How to stop nesting in a sewing machine

Updated July 20, 2017

Nesting, also known as bird's nesting, refers to the problem of thread bunching when you use a sewing machine. Specifically, the top stitches form properly, but the bottom thread gets bunched up and tangled, and too much thread is fed through the bobbin. Nesting can be caused by a number of possible problems with the machine. Correct each potential problem individually until the thread no longer nests.

Ensure that you have threaded your sewing machine properly. Rethread it. If the thread is still nesting, consult the instruction manual for your particular sewing machine model.

Check that the needle is installed properly. Consult the instruction manual if it is loose and unstable.

Make sure the bobbin is properly installed. The bobbin and bobbin case are found beneath the needle. Check that the bobbin thread runs in the appropriate direction for your sewing machine (usually clockwise), and ensure that the thread runs through the tension piece of the bobbin case correctly. Consult your instruction manual for the correct bobbin set-up for your machine.

Adjust the upper tension. The tension controls the release of thread, and if the upper and lower tensions are not balanced, stitches will not be even. Upper tension can usually be adjusted using a dial on the machine, often found on the upper arm of the machine head or on the faceplate. Consult your instruction manual if you are unsure of its location.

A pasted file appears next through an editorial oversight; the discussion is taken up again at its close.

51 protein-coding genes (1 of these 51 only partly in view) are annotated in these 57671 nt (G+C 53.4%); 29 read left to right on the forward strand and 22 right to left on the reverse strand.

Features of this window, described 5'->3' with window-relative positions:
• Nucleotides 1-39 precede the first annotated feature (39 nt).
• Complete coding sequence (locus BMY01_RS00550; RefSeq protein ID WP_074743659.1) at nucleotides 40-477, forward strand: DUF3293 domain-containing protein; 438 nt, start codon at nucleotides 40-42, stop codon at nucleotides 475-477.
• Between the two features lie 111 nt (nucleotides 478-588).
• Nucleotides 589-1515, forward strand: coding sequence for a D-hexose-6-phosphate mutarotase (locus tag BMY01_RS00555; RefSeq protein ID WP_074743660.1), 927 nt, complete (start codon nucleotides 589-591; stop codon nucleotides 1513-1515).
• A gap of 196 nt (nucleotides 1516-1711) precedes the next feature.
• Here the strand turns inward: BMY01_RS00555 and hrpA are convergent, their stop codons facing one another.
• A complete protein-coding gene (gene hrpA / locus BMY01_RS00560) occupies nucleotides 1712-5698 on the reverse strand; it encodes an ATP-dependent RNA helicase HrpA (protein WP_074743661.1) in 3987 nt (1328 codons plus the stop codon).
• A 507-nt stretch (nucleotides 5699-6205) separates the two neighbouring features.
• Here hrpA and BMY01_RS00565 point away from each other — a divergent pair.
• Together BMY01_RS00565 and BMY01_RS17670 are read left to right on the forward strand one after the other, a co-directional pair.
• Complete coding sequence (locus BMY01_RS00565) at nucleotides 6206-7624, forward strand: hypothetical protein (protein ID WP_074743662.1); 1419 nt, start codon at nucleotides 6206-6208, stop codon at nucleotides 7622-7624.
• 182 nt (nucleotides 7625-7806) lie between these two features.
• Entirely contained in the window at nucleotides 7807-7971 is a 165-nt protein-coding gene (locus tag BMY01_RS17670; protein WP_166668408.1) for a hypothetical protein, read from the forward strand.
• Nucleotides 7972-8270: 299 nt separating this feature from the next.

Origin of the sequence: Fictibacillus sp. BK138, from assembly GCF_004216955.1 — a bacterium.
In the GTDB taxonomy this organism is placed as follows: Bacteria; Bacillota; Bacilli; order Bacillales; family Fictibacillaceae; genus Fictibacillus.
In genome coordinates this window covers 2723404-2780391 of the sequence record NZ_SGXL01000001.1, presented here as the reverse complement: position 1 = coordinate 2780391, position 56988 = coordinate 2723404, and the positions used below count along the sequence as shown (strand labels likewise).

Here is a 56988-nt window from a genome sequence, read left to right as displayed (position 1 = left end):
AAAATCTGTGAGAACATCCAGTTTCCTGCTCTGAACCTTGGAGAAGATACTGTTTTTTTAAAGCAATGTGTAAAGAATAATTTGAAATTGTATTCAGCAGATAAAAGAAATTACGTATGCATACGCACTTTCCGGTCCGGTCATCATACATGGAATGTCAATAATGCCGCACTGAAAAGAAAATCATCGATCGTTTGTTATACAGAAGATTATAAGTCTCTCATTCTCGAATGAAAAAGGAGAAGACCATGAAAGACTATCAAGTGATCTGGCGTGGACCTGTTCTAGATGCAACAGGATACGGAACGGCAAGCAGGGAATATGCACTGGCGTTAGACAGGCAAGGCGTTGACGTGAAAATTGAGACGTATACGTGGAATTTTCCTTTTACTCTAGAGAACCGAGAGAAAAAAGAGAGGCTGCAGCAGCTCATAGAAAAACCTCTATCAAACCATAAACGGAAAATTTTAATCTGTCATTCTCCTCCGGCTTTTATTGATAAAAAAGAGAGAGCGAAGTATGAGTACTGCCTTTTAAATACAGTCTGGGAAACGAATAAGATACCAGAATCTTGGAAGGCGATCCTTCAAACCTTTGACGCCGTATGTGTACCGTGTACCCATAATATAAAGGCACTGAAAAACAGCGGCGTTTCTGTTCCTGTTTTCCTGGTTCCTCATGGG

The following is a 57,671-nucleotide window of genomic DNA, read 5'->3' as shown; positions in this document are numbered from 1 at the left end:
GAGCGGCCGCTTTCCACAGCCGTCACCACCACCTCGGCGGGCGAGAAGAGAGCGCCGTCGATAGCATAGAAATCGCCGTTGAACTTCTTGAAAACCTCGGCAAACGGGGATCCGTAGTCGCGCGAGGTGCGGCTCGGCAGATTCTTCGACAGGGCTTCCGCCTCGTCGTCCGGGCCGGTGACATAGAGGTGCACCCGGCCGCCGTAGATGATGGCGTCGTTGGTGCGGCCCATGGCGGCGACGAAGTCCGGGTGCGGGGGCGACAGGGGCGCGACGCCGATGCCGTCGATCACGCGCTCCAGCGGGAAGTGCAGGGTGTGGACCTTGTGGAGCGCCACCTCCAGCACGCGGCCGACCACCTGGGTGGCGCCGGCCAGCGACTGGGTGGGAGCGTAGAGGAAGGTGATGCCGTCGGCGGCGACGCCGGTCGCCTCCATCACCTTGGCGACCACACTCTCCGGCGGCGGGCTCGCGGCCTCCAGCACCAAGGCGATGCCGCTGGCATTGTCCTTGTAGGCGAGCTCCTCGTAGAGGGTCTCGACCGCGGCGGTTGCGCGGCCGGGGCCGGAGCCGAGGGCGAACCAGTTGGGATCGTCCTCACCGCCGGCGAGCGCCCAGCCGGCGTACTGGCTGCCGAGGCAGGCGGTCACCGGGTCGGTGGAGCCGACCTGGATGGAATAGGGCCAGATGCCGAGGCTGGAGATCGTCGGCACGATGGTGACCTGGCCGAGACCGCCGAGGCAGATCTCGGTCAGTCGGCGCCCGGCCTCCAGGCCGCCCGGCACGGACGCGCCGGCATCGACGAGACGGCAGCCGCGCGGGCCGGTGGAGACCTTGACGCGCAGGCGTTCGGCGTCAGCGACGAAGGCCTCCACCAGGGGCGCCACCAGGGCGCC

Check the lower tension. The lower tension can be adjusted by turning the screw nearest to the centre of the spring on the bobbin case. The lower tension should not be adjusted if possible, but through cleaning and previous adjustments, it may be improperly set.

Rethread the machine while the pressure foot is up and the needle is as far up as it will go. The pressure foot is the piece that presses down on the fabric to keep it in place. Threading the machine with the pressure foot down is a very common cause of nesting.

Contact a professional seamstress or tailor if none of the above steps work. They are qualified to address any of the more specific, unusual problems that may cause nesting.


Test each step with a piece of scrap fabric until the nesting has stopped.


Be careful when making adjustments to your machine so you don't damage it.

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About the Author

Rachel Barletta has been writing on a wide range of subjects since 2005. Her articles have appeared in "The Hamilton Spectator." She holds an Honours Bachelor of Arts in English from McMaster University.